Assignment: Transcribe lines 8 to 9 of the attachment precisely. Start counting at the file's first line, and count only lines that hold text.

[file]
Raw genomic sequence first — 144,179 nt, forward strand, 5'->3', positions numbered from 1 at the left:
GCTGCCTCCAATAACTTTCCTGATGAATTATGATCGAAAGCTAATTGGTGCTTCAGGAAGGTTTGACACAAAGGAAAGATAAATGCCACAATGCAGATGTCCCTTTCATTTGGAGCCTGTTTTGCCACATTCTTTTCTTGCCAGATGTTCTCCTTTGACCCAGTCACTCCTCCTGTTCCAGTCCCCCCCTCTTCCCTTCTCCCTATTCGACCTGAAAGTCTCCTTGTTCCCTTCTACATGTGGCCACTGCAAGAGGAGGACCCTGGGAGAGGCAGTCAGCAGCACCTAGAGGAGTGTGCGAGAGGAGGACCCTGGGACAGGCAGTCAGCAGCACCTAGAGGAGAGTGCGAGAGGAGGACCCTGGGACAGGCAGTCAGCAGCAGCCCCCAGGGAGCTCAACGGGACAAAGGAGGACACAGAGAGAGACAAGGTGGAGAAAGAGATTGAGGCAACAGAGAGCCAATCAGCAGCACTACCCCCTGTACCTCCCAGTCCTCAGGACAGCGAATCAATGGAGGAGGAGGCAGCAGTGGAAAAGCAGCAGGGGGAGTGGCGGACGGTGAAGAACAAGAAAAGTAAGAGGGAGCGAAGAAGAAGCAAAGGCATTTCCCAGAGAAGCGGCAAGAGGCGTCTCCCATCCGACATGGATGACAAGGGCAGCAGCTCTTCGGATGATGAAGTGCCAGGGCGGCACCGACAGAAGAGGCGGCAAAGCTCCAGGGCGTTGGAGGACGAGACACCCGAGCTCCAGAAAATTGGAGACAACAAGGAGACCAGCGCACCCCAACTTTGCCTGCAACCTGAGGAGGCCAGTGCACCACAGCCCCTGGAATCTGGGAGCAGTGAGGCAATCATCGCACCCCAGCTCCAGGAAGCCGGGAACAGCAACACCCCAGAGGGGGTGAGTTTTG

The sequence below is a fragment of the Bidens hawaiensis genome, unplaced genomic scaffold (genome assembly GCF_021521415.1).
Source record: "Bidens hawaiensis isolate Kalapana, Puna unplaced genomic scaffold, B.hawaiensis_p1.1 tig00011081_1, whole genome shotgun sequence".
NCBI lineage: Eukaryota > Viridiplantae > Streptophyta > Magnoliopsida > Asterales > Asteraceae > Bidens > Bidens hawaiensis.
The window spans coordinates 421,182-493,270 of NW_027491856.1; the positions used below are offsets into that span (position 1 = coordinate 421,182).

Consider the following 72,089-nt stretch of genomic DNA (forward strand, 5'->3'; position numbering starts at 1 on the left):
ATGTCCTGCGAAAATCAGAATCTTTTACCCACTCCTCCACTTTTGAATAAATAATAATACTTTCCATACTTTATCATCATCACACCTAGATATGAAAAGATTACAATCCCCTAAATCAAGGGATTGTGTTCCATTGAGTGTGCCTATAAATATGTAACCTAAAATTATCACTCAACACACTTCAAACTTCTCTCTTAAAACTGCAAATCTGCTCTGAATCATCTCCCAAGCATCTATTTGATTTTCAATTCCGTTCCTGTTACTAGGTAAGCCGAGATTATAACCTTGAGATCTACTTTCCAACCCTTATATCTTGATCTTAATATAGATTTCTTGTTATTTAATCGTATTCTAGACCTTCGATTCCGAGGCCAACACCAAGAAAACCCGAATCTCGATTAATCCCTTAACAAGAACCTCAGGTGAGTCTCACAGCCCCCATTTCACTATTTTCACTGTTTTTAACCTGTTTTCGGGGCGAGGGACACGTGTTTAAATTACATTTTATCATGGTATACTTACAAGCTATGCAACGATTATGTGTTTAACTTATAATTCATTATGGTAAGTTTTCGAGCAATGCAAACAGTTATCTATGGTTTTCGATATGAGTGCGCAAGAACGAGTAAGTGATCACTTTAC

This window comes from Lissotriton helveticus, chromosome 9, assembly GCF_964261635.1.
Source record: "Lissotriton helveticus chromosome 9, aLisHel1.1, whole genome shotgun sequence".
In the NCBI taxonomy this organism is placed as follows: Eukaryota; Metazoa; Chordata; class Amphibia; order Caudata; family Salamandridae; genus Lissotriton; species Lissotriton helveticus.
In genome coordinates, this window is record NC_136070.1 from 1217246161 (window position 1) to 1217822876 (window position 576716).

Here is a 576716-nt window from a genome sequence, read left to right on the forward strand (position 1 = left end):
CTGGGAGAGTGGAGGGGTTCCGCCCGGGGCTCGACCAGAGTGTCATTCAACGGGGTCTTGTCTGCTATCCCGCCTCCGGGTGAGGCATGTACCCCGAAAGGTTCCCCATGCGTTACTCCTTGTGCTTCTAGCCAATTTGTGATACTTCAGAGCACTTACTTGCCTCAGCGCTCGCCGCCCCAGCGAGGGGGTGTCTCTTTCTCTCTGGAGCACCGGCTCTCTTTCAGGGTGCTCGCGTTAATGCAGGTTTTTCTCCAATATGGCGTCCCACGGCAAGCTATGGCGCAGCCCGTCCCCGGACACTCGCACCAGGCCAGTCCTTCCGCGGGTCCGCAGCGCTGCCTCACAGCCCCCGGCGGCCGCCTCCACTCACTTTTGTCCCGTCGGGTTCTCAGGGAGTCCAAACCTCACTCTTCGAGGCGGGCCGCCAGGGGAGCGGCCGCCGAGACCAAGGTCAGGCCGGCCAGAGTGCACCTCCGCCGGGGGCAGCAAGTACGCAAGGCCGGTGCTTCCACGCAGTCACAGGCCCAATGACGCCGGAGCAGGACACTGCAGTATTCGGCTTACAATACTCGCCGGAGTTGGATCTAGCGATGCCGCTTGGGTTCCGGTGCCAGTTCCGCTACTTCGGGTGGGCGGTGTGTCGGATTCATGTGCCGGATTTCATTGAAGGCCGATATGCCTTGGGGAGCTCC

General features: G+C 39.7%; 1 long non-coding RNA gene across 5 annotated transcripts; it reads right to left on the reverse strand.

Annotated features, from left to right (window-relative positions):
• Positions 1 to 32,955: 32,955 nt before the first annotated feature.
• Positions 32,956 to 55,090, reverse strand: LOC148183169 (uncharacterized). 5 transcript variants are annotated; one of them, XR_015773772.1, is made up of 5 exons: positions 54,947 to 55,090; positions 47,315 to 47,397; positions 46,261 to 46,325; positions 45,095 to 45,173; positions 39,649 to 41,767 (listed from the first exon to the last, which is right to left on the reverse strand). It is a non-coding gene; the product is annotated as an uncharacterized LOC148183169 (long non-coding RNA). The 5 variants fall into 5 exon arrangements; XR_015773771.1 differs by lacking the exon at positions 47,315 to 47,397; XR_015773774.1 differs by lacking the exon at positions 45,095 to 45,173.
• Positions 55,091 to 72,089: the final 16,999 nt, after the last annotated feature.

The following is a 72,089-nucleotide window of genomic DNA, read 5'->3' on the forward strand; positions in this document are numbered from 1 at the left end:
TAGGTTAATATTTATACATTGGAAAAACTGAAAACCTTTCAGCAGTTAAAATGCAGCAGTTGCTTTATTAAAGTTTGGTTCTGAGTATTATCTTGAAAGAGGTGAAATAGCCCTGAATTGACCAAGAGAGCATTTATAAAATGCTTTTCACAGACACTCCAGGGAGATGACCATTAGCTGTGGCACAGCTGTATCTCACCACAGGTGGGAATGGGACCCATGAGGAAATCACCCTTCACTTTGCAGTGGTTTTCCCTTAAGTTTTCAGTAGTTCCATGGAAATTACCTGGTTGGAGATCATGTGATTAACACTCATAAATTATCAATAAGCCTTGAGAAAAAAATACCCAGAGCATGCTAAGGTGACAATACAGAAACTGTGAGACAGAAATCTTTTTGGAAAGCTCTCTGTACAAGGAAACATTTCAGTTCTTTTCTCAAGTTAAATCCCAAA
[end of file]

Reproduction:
ATGTCCTGCGAAAATCAGAATCTTTTACCCACTCCTCCACTTTTGAATAAATAATAATACTTTCCATACTTTATCATCATCACACCTAGATATGAAAAGATTACAATCCCCTAAATCAAGGGATTGTGTTCCATTGAGTGTGCCTATAAATATGTAACCTAAAATTATCACTCAACACACTTCAAACTTCTCTCTTAAAACTGCAAATCTGCTCTGAATCATCTCCCAAGCATCTATTTGATTTTCAATTCCGTTCCTGTTACTAGGTAAGCCGAGATTATAACCTTGAGATCTACTTTCCAACCCTTATATCTTGATCTTAATATAGATTTCTTGTTATTTAATCGTATTCTAGACCTTCGATTCCGAGGCCAACACCAAGAAAACCCGAATCTCGATTAATCCCTTAACAAGAACCTCAGGTGAGTCTCACAGCCCCCATTTCACTATTTTCACTGTTTTTAACCTGTTTTCGGGGCGAGGGACACGTGTTTAAATTACATTTTATCATGGTATACTTACAAGCTATGCAACGATTATGTGTTTAACTTATAATTCATTATGGTAAGTTTTCGAGCAATGCAAACAGTTATCTATGGTTTTCGATATGAGTGCGCAAGAACGAGTAAGTGATCACTTTAC

This window comes from Lissotriton helveticus, chromosome 9, assembly GCF_964261635.1.